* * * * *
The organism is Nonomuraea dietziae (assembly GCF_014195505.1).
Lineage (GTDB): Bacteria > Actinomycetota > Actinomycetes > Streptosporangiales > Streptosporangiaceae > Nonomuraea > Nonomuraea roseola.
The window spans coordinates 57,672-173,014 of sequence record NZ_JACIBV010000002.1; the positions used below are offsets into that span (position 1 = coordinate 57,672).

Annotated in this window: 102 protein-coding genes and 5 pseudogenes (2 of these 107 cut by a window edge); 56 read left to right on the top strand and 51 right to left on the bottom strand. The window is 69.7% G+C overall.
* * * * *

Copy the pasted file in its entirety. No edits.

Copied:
The organism is Nonomuraea dietziae (assembly GCF_014195505.1).
Lineage (GTDB): Bacteria > Actinomycetota > Actinomycetes > Streptosporangiales > Streptosporangiaceae > Nonomuraea > Nonomuraea roseola.
The window spans coordinates 57,672-173,014 of sequence record NZ_JACIBV010000002.1; the positions used below are offsets into that span (position 1 = coordinate 57,672).

Annotated in this window: 102 protein-coding genes and 5 pseudogenes (2 of these 107 cut by a window edge); 56 read left to right on the top strand and 51 right to left on the bottom strand. The window is 69.7% G+C overall.